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The party who sues in a civil action; a complainant; the prosecution—that is, a state or the United States representing the people—in a criminal case.
n. the party who initiates a lawsuit by filing a complaint with the clerk of the court against the defendant(s) demanding damages, performance and/or court determination of rights. (See: complaint, defendant, petitioner)
plaintiffthe person bringing an action in court. In England and Wales now a claimant. For Scotland called a pursuer.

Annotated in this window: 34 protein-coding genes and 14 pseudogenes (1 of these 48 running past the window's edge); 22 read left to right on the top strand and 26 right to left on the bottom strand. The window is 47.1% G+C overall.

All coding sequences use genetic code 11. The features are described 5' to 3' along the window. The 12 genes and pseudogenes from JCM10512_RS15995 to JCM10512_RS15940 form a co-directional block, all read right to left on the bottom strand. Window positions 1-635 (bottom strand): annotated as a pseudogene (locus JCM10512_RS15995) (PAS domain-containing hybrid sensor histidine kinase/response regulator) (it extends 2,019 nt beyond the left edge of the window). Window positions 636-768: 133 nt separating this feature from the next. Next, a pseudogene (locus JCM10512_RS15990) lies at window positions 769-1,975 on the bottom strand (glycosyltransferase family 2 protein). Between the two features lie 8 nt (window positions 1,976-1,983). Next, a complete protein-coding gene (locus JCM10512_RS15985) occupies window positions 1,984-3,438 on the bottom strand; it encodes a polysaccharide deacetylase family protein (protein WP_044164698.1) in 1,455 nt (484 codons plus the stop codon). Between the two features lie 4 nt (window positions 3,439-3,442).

PLAINTIFF, practice. He who, in a personal action, seeks a remedy for an
injury to his rights. Ham. on Parties, h.t.; 1 Chit. Pl. Index, h.t.; Chit.
Pr. Index, h.t.; 1 Com. Dig. 36, 205, 308.
2. Plaintiffs are legal or equitable. The legal plaintiff is he in whom the legal title or cause of action is vested. The equitable plaintiff is he who, not having the legal title, yet, is in equity entitled to the thing sued for; for example, when a suit is brought by Benjamin Franklin for the use of Robert Morris, Benjamin Franklin is the legal, and Robert Morris the equitable plaintiff. This is the usual manner of bringing suit, when the cause of action is not assignable at law, but is so in equity. Vide Bouv. Inst. Index, h.t.; Parties to Actions.